Jim Thompson House
The Jim Thompson House is now a museum in Bangkok. It is a complex of various old Thai structures that the American businessman Jim Thompson collected from all parts of Thailand in the 1950s and 1960s. It is one of the most popular tourist destinations in Thailand.
As Thompson was building his silk company, he also became a major collector of Southeast Asian art, which at the time was not well-known internationally. He built a large collection of Buddhist and secular art not only from Thailand but from Burma, Cambodia, and Laos, frequently travelling to those countries on buying trips.
In 1958 he began what was to be the pinnacle of his architectural achievement, a new home to showcase his art collection. Formed from parts of six antique Thai houses, his home (completed in 1959) sits on a klong (canal) across from Bangkrua, where his weavers were then located. Most of the 19th-century houses were dismantled and moved from Ayutthaya, but the largest, a weaver's house (now the living room), came from Bangkrua.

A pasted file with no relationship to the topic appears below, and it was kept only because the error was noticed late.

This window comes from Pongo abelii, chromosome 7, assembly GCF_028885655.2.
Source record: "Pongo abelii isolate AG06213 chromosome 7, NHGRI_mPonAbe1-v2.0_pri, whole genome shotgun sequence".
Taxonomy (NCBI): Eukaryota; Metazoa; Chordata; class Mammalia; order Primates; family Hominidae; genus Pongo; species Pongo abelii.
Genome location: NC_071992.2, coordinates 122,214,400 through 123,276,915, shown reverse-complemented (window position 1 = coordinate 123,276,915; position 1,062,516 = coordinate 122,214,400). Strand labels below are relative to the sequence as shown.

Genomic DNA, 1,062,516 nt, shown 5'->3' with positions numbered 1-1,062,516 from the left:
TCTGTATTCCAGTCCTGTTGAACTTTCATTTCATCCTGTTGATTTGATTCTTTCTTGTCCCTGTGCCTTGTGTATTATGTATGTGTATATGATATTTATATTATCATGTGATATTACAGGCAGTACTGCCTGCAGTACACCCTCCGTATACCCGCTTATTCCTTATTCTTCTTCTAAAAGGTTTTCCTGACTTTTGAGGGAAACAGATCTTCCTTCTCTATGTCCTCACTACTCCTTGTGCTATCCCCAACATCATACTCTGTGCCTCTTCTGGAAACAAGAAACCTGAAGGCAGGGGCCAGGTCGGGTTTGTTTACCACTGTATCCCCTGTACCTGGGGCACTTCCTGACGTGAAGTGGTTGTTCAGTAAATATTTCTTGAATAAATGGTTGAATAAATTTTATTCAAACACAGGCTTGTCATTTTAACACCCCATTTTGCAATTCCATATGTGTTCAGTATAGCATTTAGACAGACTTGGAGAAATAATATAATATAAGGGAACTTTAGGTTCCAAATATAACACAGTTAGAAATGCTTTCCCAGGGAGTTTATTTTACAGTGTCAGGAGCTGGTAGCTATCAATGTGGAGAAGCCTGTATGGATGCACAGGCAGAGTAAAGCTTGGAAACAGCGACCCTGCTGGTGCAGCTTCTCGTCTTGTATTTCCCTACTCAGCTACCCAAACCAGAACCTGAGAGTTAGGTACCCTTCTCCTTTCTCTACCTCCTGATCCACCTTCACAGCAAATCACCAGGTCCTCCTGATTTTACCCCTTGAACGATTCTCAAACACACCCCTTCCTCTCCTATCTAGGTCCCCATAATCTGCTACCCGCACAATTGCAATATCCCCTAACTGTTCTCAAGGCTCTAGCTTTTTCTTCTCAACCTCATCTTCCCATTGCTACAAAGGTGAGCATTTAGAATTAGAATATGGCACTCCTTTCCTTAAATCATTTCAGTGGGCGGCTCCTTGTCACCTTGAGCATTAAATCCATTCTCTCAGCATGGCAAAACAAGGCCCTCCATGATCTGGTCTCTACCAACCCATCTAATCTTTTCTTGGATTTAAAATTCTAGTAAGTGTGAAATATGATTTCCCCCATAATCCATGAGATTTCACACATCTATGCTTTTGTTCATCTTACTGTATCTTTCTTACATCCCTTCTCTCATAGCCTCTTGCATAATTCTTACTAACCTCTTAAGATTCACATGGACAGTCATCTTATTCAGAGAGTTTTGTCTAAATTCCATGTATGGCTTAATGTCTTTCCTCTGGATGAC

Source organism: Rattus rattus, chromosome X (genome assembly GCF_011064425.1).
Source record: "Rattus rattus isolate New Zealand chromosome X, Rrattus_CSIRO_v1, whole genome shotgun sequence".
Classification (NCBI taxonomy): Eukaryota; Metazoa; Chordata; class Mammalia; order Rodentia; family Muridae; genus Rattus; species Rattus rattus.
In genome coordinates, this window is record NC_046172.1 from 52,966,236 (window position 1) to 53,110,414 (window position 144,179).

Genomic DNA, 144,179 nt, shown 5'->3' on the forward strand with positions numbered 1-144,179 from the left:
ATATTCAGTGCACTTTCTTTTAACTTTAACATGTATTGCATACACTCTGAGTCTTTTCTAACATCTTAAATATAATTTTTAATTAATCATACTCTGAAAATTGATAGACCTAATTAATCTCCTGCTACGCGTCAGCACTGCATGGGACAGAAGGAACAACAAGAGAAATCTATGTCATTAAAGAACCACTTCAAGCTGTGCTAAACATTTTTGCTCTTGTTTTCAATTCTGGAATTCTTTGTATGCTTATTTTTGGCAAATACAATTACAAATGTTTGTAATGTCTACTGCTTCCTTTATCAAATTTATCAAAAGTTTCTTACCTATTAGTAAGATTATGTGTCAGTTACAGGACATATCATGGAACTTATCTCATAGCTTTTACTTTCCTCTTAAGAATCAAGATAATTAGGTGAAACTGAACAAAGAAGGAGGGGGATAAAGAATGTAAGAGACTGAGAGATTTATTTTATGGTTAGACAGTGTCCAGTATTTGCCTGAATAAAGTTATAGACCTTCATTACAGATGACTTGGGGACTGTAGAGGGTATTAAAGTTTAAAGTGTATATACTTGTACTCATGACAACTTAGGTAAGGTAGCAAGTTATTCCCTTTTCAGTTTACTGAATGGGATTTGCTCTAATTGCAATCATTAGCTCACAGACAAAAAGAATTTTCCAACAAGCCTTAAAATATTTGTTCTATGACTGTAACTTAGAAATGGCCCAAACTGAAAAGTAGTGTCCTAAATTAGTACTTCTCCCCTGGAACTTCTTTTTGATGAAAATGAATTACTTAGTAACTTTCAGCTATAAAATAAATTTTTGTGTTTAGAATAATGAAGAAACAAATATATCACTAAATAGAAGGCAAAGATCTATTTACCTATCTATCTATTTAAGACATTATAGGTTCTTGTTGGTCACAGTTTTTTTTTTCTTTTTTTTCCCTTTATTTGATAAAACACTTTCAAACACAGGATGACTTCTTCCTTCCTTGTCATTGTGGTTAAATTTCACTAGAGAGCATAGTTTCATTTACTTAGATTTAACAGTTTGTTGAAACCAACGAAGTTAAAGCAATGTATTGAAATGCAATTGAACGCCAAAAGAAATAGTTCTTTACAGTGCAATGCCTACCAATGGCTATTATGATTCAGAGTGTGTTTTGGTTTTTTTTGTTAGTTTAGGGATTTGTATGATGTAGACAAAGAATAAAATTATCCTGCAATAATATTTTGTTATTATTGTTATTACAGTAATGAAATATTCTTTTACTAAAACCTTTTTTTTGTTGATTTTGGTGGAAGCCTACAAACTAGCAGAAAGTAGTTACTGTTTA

Today visitors are led on a guided tour, provided daily to the public, with a small entrance fee. The grounds have been maintained in the same manner as were originally designed by Mr. Thompson. Many features of the house are a combination of traditional Thai architecture combined with Western influences. The grounds have a number of service quarters that now serve as museum showcases displaying many of the treasures from Mr. Thompson's collection.
A retail store providing Jim Thompson brand items is located at the entrance, and a museum of Silk treasures is located above this building. Near the entrance building is a restaurant that serves fine Thai cuisine to visitors. The original entrance to the house, an enclosure that stands on the klong, is still in place, with the current entrance being the former service entrance.
Today the house, at 6 Soi Kasemsan 2, Rama 1 Road, Pathumwan, is run by The James H. W. Thompson Foundation under the royal patronage of H.R.H. Princess Maha Chakri Sirindhorn.
- Lenzi, Iola (2004). Museums of Southeast Asia. Singapore: Archipelago Press. p. 200. ISBN 981-4068-96-9.
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